In enacting the Ledbetter Act, Congress took a critical step in encouraging employers to voluntarily comply with the law and not engage in wage discrimination. Even if an employer attempts to conceal pay discrimination, the Ledbetter Act importantly ensured that as long as workers receive a discriminatory paycheck, they could challenge unfair pay practices. But more is required. Under current law, even when women are able to prove discrimination under the Equal Pay Act, the remedies are extremely narrow. Women subjected to sex discrimination currently can receive only backpay under the Equal Pay Act, and under the other law that protects against sex-based wage discrimination, damages are set arbitrarily low. This means that sex discrimination plaintiffs are treated as second class in comparison to those subject to race and national origin discrimination, where there is no arbitrary limit. And this also means that there are too few incentives for employers to voluntarily comply with the law, and engaging in pay discrimination can be simply part of the cost of doing business. The Paycheck Fairness will move the ball forward by ensuring that there are meaningful incentives for employers to comply with the law – a move that is necessary to go beyond this longstanding 23 cent wage gap.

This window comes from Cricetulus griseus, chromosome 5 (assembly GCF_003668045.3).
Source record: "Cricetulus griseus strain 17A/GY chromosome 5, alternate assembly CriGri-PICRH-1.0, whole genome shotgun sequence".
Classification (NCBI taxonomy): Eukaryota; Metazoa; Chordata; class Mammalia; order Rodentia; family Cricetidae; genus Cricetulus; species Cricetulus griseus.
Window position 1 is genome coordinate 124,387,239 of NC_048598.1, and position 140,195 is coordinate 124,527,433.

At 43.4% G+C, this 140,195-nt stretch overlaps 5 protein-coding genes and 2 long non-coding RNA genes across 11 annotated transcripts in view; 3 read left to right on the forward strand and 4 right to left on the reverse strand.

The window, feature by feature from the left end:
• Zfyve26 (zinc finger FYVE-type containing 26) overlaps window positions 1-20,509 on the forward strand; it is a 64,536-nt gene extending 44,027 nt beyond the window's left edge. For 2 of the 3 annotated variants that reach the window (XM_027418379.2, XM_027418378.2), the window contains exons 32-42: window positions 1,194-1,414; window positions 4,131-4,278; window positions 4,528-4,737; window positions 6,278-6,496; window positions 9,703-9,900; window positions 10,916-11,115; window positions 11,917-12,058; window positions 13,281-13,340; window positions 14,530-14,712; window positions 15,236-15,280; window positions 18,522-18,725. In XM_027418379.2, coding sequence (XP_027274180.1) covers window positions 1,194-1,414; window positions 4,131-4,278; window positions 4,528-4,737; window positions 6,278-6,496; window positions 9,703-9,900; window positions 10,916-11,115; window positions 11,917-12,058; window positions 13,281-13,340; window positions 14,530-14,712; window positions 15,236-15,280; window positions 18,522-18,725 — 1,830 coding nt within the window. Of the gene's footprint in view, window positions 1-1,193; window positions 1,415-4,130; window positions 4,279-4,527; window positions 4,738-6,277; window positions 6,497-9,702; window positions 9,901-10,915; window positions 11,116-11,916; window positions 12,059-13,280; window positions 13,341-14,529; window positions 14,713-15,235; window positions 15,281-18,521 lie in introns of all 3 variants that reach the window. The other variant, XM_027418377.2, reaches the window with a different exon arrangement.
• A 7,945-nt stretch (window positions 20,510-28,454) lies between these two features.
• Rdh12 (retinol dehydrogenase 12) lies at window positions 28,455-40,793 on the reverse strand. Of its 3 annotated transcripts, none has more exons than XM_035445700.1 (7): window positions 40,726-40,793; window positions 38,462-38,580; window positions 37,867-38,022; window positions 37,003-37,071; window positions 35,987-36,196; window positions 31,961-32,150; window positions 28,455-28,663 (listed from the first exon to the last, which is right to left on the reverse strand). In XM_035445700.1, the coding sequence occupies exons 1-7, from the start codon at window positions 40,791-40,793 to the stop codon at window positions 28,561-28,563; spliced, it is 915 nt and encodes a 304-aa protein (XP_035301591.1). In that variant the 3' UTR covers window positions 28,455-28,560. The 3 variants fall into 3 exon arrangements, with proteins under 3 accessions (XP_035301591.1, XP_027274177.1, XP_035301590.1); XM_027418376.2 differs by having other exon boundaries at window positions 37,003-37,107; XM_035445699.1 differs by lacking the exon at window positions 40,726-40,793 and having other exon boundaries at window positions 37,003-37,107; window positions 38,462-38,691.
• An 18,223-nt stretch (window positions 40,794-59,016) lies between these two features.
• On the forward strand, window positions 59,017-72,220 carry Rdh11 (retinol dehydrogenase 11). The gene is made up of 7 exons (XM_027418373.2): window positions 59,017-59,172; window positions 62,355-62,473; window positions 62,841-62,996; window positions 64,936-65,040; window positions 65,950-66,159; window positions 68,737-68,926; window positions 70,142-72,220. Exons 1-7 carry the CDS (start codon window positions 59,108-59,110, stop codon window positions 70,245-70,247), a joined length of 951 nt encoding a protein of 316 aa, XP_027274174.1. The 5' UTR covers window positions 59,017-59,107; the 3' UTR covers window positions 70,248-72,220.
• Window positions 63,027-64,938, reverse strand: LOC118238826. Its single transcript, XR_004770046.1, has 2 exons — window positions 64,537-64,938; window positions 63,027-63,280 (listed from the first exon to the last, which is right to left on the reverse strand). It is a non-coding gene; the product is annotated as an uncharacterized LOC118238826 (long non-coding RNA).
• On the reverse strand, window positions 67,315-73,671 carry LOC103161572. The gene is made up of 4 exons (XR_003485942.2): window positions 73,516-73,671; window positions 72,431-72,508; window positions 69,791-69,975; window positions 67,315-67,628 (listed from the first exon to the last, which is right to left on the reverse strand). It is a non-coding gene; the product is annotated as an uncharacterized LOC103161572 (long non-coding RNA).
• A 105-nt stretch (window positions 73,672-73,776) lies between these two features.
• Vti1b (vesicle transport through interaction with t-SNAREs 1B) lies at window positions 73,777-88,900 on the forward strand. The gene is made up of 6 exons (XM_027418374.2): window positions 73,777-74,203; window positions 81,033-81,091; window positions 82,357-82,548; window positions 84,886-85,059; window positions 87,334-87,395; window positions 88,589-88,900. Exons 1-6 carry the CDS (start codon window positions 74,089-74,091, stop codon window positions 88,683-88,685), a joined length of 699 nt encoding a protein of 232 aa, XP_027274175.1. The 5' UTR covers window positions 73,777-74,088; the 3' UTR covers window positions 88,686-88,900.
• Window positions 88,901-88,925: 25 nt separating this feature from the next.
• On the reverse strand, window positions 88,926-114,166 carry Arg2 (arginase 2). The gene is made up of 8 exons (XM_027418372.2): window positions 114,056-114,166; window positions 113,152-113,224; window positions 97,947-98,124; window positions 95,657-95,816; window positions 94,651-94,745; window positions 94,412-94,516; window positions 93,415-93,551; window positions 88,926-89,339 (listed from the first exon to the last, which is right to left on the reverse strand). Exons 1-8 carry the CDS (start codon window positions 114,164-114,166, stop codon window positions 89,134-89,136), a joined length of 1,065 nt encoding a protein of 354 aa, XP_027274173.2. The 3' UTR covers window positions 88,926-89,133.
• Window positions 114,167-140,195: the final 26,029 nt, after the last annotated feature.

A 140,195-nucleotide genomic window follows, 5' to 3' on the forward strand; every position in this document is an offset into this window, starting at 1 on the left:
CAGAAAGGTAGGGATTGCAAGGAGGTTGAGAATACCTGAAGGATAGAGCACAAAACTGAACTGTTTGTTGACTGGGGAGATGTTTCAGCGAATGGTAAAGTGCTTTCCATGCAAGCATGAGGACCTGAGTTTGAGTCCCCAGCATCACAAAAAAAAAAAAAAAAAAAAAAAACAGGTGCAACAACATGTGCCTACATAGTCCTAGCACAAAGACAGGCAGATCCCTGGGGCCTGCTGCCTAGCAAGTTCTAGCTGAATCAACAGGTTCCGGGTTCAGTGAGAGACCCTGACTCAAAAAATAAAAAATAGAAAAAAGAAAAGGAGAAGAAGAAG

Lilly Ledbetter’s discrimination story could happen in many places given the punitive pay secrecy policies that are common in many private sector workplaces
Lilly Ledbetter was one of the few female supervisors at the Goodyear plant in Gadsden, Alabama. After working there for nearly two decades, she received an anonymous note revealing the much higher salaries of her male coworkers. Goodyear was not a place where it was easy to confirm that you were making less than your coworkers – in fact, Goodyear had a policy that if you talked about your wages you would be fired. Unfortunately, Goodyear is not alone in these policies. All too often, wage disparities go undetected because employers maintain policies that punish employees who voluntarily share salary information with their coworkers. These unfair policies cry out for changes to the law.
Now is not the time to relitigate the merits of the Ledbetter Act
Rather than debating the merits of the Ledbetter Act, which has been in place for over three years (longer than the Supreme Court decision was left standing), the question for policymakers and the public should be the next step in improving fair pay laws. Paycheck Fairness is designed to bring the nearly 50-year old equal pay laws into the 21st Century by addressing some of the root causes of the wage gap and providing incentives for employers to really do the right thing. This law would make it harder for employers to pay women less for the same work, prohibit unfair retaliation against employees who compare their pay, and guarantee that employers who break the law compensate women for the pay they are owed.
Let’s move forward with the Paycheck Fairness Act to ensure that women and the families they help to support do not lose another decade to the wage gap.